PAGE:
Tips for Living with Chronic Pain

FEATURED Living with Pain

Nearly 86 million people in the United States suffer from some type of chronic pain each year. What is chronic pain? It is pain that continues even with medical therapy. It may last months or years after an illness or injury. Some people experience chronic pain despite the fact neither injury or illness is an issue.

One thing that those living with chronic pain have to deal with is added emotional and physical stress. They may find that they experience depression, anxiety, and anger. Lowered immunity and increased risk for other health conditions are also possible.

Some things you may be able to do to help you live with chronic pain include the following:

– Learn mind-body therapy techniques that help you relax through deep breathing, guided imagery, and positive self-talk.

– Join a chronic pain support group. You may also want to look for an American Pain Society meeting. Your doctor or local hospital would be a good place to begin seeking for these meetings.

– Reduce or eliminate alcohol consumption. You may already experience disruption in your sleep with the pain; drinking alcohol could make this issue worse.

– Smoking is another habit you will want to quit. Not only does cigarette smoking impair healing, it can also increase risk factors associated with other diseases.

– If you are overweight, losing weight can help tremendously. Reports state that even an extra ten pounds can feel like an extra 60 pounds with each step you take.

– To help with weight loss, some people adjust their diet. Did you realize eating a healthy diet could also help you live with chronic pain? Eat a diet that is low in fat, low-sodium and full of fresh fruits and vegetables. Adding certain foods, such as peaches, cauliflower, oranges, ginger, and turmeric, may help reduce pain. Some studies also recommend cutting back on processed foods, gluten, and milk.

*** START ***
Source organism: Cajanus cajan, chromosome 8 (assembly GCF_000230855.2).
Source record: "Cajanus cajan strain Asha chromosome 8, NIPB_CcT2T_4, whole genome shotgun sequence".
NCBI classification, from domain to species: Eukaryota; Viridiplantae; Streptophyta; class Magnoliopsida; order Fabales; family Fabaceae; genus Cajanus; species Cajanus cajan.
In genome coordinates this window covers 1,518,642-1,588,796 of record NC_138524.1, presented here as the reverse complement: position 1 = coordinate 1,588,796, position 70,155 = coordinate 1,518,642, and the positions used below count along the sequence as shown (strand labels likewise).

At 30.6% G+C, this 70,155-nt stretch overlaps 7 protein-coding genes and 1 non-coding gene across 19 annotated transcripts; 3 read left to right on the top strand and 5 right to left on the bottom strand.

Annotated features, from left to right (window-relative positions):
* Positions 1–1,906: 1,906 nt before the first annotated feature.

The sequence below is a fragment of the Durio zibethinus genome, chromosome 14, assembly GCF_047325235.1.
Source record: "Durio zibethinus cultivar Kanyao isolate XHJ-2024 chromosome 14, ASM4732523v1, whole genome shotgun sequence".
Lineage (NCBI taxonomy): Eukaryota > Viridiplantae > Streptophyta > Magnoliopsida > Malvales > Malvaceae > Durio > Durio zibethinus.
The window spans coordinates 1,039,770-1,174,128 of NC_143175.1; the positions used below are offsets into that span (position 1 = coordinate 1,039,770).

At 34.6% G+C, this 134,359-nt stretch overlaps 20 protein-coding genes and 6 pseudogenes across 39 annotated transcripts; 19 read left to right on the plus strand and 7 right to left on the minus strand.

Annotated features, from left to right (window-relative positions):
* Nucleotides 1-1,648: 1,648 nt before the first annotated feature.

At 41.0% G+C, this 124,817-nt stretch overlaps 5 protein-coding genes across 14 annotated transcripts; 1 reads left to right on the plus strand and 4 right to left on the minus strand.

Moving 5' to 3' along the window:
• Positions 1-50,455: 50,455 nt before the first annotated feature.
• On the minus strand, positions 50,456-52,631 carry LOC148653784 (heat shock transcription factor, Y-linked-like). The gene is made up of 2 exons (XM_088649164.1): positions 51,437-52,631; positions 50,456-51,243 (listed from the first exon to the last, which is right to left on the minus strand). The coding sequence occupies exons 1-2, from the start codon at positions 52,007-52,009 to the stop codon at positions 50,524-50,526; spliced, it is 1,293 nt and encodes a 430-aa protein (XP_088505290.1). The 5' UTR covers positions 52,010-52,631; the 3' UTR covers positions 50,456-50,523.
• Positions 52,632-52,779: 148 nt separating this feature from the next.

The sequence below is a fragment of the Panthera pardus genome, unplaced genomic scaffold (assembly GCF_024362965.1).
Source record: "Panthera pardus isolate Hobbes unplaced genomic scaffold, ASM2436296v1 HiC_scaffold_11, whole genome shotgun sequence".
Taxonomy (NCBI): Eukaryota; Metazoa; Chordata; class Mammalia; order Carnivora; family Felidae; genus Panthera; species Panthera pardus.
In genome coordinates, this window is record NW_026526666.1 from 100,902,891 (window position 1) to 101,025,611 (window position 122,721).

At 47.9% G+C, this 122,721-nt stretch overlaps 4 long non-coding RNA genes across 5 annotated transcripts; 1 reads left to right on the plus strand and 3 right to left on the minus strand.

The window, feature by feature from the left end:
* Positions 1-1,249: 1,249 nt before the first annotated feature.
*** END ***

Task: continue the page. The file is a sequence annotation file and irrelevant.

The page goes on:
– Some people suffering from chronic pain believe that exercise will cause more pain. Actually, the opposite is true. While you exercise, your body produces endorphins. These chemicals, produced in the brain, help block pain signals as well as improve your mood. Your doctor will be able to recommend the best exercise program for the pain you experience.

– Know how to track your pain level and which activities cause it to increase. Not only will this help you see the connection between activities and pain, it will also help your doctor. Some people keep a pain log while others keep a journal. A number of places online offer free pain diaries.

– Massage therapy can help reduce pain by affecting the amount of tension you experience. Massage can help with chronic pain no matter where it hurts the most.

If you are one of the millions of people living with chronic pain, it is important to acknowledge your pain and then take control of it with your doctor’s help. Work closely with your doctor to learn as much as you can; using some of these tips for living with chronic pain may also help.

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